Tuesday, June 23, 1931. Log entry number one: "Took off 4:55, daylight saving time, set course 63 degrees, visibility poor."
Hunkered in the back of the big monoplane, navigator Harold Gatty made that notation as he, Wiley Post, and the Winnie Mae of Oklahoma flashed down a wet grass field into history.
It was time to go out and do it. The Graf Zeppelin had done it in 21 days two years before; the Army's Douglas World Cruisers had taken six months to do it in 1924. Now, Wiley Post believed airplanes and their engines were dependable enough to circle the globe in just ten days,
and that to do it would give both aviation and his career a shot in the arm. There was no choice for someone like Post; it was time to do it, so he would.
Wiley Post and Harold Gatty, right.
Wiley Post was not a rich man, but oilman F. C. Hall was, and Post was Hall's personal pilot. Hall first hired Post in 1928, hoping to use an airplane for quick transportation around his oil fields. Having once been a barnstormer, rough field landings were nothing new to Post and he made quite a few for Hall in his three-place, open cockpit Travel Air. But the comforts of a closed cabin wee too much for Hall to ignore; he ordered a new Lockheed Vega, naming it for his daughter, Winnie Mae Fain.
This was Winnie Mae number one, not the airplane that Post later used in his record-breaking flights. The stock market crash of 1929 forced Hall to sell the first Winnie to Nevada Airlines.
Plane-less and therefore jobless, Post went to California to work as a test pilot for Lockheed, learning to fly the rudimentary instruments of the day. But F. C. Hall was never a man to be defeated. By June of 1930, he had rebuilt his empire and called Wiley back to work. Post returned to Oklahoma and to Winnie Mae number two.
She was a beauty, a Lockheed Vega 5-B with a 420 horsepower Pratt and Whitney Wasp, supercharged on a seven-to-one ratio. Hub to rudder tip, she measured 27 feet, 7 and a half inches. Winnie had a 41 foot wing span and stood 8 feet, 10 inches tall. She cruised at 150 miles per hour at 1,700 rpm, using about 22 gallons an hour.
Ed: Those spex are given in the past tense because Post modified the airplane for his experimental work at least six times in succeeding years. She is somewhat different in appearance as you view her today at the Smithsonian's National Air and Space Museum.
Hall had the Winnie Mae painted white with blue trim. Her registration number was NC-105W. The "NC" would change to the experimental designation "NR" later on.
When Post went to the Lockheed factory to pick up the airplane, he left the company a check for $22,000.
Wiley Post began flying in 1926, taking lessons where he could get them while working as a parachute jumper in a flying circus. He had been captured by aviation at age 15 when he saw his first Curtiss Pusher at a county fair, deciding at that moment that he could never be happy on his father's Texas farm. To fund his new ambition, he found work in the oil fields. It was a dangerous business. Post lost his left eye to a metal chip flying off a workman's hammer. Being a natural opportunist, he used the nearly $1,700 in workmen's compensation to buy his first airplane.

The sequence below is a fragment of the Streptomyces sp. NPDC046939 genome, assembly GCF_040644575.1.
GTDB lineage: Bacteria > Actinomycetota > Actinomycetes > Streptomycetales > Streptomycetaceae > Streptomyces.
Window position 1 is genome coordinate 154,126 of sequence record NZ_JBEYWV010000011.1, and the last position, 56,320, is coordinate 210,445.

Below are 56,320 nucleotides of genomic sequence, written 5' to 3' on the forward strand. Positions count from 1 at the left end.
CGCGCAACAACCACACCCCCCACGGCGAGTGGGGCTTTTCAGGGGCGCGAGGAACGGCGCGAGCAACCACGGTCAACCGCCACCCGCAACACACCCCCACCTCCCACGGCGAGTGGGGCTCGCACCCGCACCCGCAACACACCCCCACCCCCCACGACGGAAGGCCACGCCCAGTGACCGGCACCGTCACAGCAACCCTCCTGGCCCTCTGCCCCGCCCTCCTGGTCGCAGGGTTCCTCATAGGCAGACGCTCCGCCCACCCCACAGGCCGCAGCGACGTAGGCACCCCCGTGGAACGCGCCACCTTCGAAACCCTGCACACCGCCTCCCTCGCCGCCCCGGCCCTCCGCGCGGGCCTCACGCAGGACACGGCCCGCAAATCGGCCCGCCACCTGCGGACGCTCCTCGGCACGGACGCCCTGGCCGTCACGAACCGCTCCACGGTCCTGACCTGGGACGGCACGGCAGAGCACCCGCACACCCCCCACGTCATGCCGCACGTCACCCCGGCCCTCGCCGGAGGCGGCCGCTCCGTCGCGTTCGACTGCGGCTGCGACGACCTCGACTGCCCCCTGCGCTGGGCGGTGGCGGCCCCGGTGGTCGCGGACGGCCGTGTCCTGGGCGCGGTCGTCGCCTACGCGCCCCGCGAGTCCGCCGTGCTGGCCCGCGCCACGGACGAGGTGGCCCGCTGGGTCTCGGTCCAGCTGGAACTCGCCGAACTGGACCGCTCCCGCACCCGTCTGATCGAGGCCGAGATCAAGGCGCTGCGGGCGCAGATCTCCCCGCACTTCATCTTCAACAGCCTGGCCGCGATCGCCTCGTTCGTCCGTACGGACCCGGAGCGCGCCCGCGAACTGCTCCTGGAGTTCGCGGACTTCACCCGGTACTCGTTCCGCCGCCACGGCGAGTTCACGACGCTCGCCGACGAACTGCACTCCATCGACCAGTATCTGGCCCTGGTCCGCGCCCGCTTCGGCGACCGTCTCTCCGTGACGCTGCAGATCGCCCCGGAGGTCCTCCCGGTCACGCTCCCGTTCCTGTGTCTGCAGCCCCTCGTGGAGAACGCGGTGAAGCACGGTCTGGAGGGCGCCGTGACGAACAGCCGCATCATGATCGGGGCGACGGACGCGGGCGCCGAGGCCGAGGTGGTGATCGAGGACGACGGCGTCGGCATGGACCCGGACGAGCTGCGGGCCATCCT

The accident had cost him dearly in terms of depth perception. Post compensated by spending hours pacing off distances from known objects and memorizing how they looked to his remaining eye. He was wearing a glass eye at that point, but later turned to a patch when at high altitudes the eye became so cold it caused severe headaches. The patch became a trademark.
Once back on F. C. Hall's payroll, Post started promoting use of the big airplane in competition. With Hall a ready partner, Winnie Mae was entered in the 1930 National Air Race's Nonstop Air Derby, a "timing race" from California to Chicago. Post applied for the first of her many "restricted" licenses and stripped her down for battle. Actually, in the process, he added quite a lot: extra fuel tankage was installed, increasing the plane's capacity from a standard 150 to a full 500 gallons. He exchanged the seven-to-one standard supercharger for a ten-to-one to get extra speed. He changed the angle of incidence for the same reason. Post also installed one special fuel tank which was always filled with 87 octange gas. According to a Smithsonian monograph written by Stanley Mohler and Bobby Johnson, Post would use the 87 octane on takeoff to "pull" 500 horsepower for a maximum of about five minutes. He would switch to 80 octane for cruise. The system was employed on Winnie Mae throughout her flying career.
Fuel tanks in Winnie Mae's cabin as they exist today (left). Picture is from my Smithsonian collection.
Wiley and Winnie Mae won the race, flying 1,760 miles in 9 hours, 9 minutes and 4 seconds for an average 192 miles per hour, beating their nearest competitor by just seconds for a prize of $7,500. Ironically, second place was taken by Art Goebel, flying Winnie Mae number one.
Although Post and his airplane were now famous, it wasn't enough. There were other worlds and conquor and new records to break. Post started talking to Hall about going around the world.
He knew the airplane could do it and he was just as sure of his skill. What he needed, besides Hall's backing, was the best navigator he could get. Harold Gatty had laid out the charts for the cross-country race. Post decided to ask Gatty if he would be interested in a global run. As it turned out, he would.
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